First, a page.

Purity turned to shame.
Trust to blame.
Fellowship to hiding.
The Lord had come walking in the garden, like He did every day. But they could not face standing before Him. They were naked and ashamed, and so they hid.
Their relationship with each other – destroyed.
Their relationship with God – destroyed.
Their relationship with the rest of creation – destroyed.
Their world had been so full of treasure. Every day was full of joy and new discoveries.
And now? Now it was dark, threatening, uncertain.
Yet in the midst of it all, in the midst of darkness and fear, there was a still, small voice telling them there would be new treasures to discover.
Treasures of grace and mercy, of forgiveness. They had a first taste of that when the Lord, full of compassion, made them clothes. Nakedness and shame covered.
He made a promise that one day the power of the snake, the power of lies and deceit, would be broken.
They’d had a first taste but there would be so much more to come.
The poison powerful, invading everything.
Yet the treasure of God’s love more powerful still.
(This text came out of a writing challenge I did with some friends. Three images from Story Cubes, some connection to faith and 20 minutes.)
Thinking about contentment this week, I came back to this story. That day, contentment as Adam & Eve had known it, died. I don’t think contentment was ever straightforward. It was always a choice. When it took a while for a “suitable companion” to be found. When the snake suggested they were lacking and offered more.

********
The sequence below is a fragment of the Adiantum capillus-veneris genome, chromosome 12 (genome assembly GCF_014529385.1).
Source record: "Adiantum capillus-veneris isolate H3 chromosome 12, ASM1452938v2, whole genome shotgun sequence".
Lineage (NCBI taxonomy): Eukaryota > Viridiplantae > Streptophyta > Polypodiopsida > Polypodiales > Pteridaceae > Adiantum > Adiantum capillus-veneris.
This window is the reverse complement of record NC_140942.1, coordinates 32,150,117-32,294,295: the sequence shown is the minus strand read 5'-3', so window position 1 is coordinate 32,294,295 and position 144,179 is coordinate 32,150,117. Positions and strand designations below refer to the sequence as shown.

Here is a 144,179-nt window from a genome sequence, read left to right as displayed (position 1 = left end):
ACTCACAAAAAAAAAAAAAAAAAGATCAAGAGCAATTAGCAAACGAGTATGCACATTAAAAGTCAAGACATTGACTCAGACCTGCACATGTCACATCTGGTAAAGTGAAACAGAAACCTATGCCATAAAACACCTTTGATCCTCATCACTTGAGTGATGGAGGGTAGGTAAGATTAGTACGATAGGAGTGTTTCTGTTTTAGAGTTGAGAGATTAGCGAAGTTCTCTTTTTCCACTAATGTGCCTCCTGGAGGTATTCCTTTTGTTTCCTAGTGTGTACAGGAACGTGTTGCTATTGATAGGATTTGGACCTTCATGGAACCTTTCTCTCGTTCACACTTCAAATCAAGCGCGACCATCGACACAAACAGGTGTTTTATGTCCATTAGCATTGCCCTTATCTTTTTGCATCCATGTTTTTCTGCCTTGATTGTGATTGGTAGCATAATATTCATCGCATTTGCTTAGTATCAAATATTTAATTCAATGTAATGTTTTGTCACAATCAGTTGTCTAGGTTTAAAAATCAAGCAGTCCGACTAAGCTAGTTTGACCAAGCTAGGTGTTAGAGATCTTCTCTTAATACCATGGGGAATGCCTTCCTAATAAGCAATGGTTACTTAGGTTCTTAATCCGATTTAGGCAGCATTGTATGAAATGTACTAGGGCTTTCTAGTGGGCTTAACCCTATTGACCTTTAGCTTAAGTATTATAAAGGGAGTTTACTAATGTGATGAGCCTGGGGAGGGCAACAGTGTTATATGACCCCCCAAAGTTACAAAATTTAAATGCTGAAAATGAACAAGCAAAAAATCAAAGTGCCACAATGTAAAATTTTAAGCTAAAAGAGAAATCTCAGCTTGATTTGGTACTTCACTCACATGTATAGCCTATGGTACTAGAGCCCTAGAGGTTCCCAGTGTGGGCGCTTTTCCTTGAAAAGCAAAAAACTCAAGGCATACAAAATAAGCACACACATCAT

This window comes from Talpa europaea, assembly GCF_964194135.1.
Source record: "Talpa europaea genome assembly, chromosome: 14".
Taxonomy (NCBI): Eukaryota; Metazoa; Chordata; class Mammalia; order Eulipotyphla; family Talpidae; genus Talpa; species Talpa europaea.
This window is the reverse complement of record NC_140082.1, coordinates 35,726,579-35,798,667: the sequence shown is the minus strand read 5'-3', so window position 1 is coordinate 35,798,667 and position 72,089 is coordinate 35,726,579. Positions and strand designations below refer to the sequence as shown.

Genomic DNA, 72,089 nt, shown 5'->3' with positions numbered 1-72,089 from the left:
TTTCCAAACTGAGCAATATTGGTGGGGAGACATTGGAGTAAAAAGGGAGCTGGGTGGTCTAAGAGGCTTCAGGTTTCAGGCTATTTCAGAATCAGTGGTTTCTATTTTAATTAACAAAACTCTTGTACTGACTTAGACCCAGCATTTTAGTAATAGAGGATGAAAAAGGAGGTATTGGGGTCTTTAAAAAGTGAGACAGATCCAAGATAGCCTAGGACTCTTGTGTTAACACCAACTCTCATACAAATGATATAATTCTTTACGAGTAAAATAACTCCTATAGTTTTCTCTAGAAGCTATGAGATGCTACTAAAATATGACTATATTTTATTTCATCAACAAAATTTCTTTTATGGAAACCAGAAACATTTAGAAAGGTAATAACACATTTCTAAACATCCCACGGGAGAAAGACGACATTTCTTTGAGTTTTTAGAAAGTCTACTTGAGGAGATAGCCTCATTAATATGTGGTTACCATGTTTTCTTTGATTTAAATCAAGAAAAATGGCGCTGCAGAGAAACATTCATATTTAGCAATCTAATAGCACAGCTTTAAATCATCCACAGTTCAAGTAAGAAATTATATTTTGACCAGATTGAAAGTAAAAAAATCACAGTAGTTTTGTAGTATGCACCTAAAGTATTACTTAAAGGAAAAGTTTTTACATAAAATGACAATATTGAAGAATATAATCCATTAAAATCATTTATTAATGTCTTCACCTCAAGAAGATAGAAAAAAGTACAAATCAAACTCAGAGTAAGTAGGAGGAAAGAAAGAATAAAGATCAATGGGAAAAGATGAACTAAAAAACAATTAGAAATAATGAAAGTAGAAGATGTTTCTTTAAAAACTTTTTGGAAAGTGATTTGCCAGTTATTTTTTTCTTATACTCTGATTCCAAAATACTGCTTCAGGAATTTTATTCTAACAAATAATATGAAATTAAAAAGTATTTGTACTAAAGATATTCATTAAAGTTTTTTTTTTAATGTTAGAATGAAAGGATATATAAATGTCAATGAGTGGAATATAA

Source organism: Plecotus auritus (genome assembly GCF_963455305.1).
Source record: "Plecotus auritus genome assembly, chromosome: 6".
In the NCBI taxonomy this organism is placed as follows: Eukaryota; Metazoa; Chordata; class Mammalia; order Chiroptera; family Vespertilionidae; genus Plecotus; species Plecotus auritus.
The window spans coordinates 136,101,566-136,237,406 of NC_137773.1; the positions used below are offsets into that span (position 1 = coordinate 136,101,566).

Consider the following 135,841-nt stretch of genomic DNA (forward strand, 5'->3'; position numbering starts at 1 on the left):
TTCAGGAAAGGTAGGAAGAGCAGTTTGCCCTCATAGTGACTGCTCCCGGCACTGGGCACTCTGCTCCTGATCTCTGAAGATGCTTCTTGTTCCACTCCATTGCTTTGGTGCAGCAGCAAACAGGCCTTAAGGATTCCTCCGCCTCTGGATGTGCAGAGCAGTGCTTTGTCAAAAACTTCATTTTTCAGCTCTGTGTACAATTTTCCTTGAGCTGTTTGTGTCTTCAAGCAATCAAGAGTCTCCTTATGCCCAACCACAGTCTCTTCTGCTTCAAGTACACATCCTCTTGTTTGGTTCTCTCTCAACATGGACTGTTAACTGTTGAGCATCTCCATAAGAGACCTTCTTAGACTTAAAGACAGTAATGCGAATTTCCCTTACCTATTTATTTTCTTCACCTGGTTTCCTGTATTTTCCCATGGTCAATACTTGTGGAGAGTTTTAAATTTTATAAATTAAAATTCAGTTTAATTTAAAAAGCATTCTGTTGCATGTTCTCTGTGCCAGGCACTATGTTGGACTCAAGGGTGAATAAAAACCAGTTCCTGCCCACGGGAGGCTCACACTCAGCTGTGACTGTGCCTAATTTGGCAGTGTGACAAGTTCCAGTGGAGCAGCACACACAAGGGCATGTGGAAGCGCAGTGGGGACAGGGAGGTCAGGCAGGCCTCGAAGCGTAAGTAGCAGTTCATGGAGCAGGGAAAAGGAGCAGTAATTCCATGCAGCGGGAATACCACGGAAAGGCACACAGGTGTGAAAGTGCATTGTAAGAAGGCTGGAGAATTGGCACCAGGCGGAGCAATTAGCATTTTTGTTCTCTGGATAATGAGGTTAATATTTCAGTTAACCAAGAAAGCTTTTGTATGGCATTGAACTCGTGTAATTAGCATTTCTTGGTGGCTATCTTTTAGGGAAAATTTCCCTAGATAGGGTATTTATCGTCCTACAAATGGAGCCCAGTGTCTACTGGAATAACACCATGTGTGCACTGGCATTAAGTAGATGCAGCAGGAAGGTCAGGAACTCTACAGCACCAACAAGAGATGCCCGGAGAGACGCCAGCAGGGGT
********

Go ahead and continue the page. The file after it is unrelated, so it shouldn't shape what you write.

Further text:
Yet there was a purity and an innocence that died that day. Poison invaded the world. New treasures of grace and forgiveness were born. That’s the tension we live in, I live in.
I can celebrate Communion and marvel again at the miracle of a God who loves so deeply and gives so abundantly. Then I step out of church and contentment goes out the window because I have to wait a whole 6 minutes for my train. (I mean, what is the world coming to? Really not acceptable! Yup, I’m absolutely a spoiled Berliner!)
The tension of “holy discontent” because this world is so far from what it was meant to be. And “not so holy” discontent because things don’t work out exactly the way I would like them to.
“Do this in remembrance of me”. Oh how my heart needs to be reminded of love, of forgiveness, of hope. One day, the tension will be no more. In the meantime, I am thankful for the treasures to be found in the midst of the tension.